Indians rush to buy more gold during festive period
Despite a huge jump in gold prices , Indians thronged gold markets all across the country on Monday, with serpentine queues outside retail outlets way past midnight, buying up gold coins rather than gold jewellery.
Posted: Tuesday , 25 Oct 2011
MUMBAI - -
If any more proof was needed about India's craze for gold, one just has to look at sales in just one city for just one day. Nearly 35 kilograms of gold was sold on a single day on Monday, earning more than $1.8 billion for traders on the highly auspicious Dhanteras, the day preceding Diwali.
Even as Indians get ready to celebrate the festival of lights Diwali on Wednesday, October 26, the people of Chandigarh in Punjab have shown the intensity with which the yellow metal continues to be revered in the country by buying up massive quantities of gold on Monday
As for the rest of the country, traders are as yet unwilling to hazard a guess about sales given that just one day has gone past. ``We were under the opinion that high prices and fluctuations in the price of gold would deter many consumers. But they have made a beeline to jewellery stores and sales have been brisk especially in North India,'' said Sunderlal Singh, bullion trader and gold jewellery retailer in Mumbai, who opened three stores in the last year in North India.
He noted that people preferred to purchase gold coins this time instead of spending on jewellery, given the high cost of gold in addition to the making charges levied by different jewellers. Coins were available in sizes ranging from half a gram to 50 grams.
As the word suggests, Dhanteras celebrates wealth. Though most people flock to jewellers and buy gold or silver jewellery to mark the occasion, many also shop for electronic goods, automobiles or even utensils to venerate the occasion of Dhanteras in India.
On Monday the price of gold shot up to $526 for 10 grams of 22 carats, while it was $363 last year on Dhanteras day, said traders. On the Comex division of the New York Mercantile Exchange, gold futures for December delivery traded at $1,659.05 during early trading hours in Europe, climbing 0.41%. It had earlier risen by as much as 0.68% to trade at $1,664.65, the highest since October 19.
The glitter of gold shone brightest in Mumbai, considered the financial capital of India. Prithviraj Kothari, president of the Bombay Bullion Association said sale of gold coins this year were the best in at least threein Mumbai during Dhanteras.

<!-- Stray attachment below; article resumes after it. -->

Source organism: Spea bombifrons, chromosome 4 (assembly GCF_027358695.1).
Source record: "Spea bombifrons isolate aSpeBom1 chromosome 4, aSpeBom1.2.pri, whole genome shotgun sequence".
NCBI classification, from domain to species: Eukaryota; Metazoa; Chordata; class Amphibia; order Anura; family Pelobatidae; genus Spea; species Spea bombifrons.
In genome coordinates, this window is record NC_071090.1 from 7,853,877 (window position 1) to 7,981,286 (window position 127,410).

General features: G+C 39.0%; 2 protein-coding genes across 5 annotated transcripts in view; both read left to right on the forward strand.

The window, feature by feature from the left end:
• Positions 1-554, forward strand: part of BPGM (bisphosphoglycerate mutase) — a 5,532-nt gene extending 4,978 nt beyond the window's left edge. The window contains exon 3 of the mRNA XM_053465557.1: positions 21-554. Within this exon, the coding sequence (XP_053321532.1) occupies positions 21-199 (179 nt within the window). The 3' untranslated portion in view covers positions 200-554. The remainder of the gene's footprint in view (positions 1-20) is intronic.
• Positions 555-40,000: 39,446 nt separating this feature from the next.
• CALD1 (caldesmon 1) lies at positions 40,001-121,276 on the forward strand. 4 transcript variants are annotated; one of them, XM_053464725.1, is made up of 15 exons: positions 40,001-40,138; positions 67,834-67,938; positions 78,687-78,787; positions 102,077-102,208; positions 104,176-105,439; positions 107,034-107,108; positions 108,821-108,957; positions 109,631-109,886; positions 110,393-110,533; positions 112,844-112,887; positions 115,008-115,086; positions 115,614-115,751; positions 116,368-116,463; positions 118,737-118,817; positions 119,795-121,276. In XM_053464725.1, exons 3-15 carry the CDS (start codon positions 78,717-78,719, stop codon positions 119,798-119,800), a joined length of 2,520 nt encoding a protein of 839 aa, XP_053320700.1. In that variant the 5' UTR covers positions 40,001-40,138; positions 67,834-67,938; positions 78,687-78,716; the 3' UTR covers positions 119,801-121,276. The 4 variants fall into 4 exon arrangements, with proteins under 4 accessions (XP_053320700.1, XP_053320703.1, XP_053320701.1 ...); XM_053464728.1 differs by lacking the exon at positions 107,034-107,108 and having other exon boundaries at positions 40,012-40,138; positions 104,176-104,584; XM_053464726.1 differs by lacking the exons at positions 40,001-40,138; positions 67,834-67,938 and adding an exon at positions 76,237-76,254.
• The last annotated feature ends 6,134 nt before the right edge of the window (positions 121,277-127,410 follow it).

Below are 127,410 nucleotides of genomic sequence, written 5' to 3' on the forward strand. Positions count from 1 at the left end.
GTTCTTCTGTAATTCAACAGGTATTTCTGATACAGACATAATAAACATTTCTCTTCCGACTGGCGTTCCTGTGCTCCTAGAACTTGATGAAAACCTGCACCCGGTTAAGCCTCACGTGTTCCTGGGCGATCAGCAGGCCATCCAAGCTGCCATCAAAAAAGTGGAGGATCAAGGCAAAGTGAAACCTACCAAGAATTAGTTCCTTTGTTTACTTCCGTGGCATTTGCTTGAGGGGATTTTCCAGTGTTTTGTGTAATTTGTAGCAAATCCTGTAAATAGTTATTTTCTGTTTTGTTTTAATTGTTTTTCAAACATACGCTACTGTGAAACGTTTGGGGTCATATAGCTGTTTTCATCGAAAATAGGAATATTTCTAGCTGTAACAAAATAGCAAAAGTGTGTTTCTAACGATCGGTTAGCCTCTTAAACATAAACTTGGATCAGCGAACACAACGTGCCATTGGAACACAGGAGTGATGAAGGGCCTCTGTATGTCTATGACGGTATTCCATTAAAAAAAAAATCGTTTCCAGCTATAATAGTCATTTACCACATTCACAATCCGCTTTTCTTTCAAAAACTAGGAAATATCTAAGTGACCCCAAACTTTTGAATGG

The festival of lights is normally considered an auspicious time to splurge on the precious metal. ``This season, some jewellers feel that sale volumes could be down by 20% to 30% as compared to the previous year's Diwali season, but the value would be higher owing to the increased rates,'' Kothari said adding that gold exchange trade funds sales had also peaked.
Analysts said strong Indian demand kept gold premiums high across Asia for all of Tuesday. While premiums in Hong Kong were around $2 per ounce above spot gold, in Singapore the gap between deal prices and spot gold was around $1.50 per ounce.
In Mumbai, demand for gold coins was so high on Monday that serpentine queues were witnessed outside big jewellery outlets late in the evening, snaking over half a kilometre outside many stores.
``There is an auspicious period when one can buy gold and most consumers insisted on waiting for the appropriate time to bring in the precious metal. Buying it at a certain time during the day would ensure that prosperity and good health would be bestowed on the owner,'' said Ramnikbhai Jhaveri, bullion retailer.
Several stores announced a slew of interesting schemes to bring in more footfalls. While some stores advertised heavy discounts on making charges, others promised to give away expensive gifts on amounts exceeding a certain figure, including air tickets to exotic locations. Traders said that some stores in Mumbai were forced to remain open past midnight given the density of the crowds.
Public sector banks and private banks too decided to honour the ocassion by selling gold coins and gold biscuits from specially designated counters. Several people from the corporate world prefer to buy gold coins from banks since they are assured of purity and get a certificate of the exact caratage.
The coins cell of just one branch of State Bank of India managed to sell around 4 kilo of gold coins on Monday with bankers saying the crowd was almost double as compared to last year. Several other public sector and private sector banks including Punjab National Bank and HDFC Bank had opened special counters to sell gold.
Moreover, as compared to last Diwali, traders and jewellers noted a high turnover in terms of cash sales rather than plastic money being used. ``Many people preffered to pay cash rather than use the credit card. Cash sales were up by at least 20%,'' said Sonubhai Trivedi, bullion trader.
Though purchases on the auspicious gold-buying day of Dhanteras were slow in the initial hours of October 24, with prices ruling almost 40% higher than last Diwali in some cities, traders said sales picked up during the day. Traders said they were expecting a robust season with around 30% spurt in sales all throughout this week.i
iPad Version - Bank employee holds a 500 gram high purity 999.9 hallmark gold ingot before selling it to a client at a Sberbank office :Ilya Naymushin / Reuters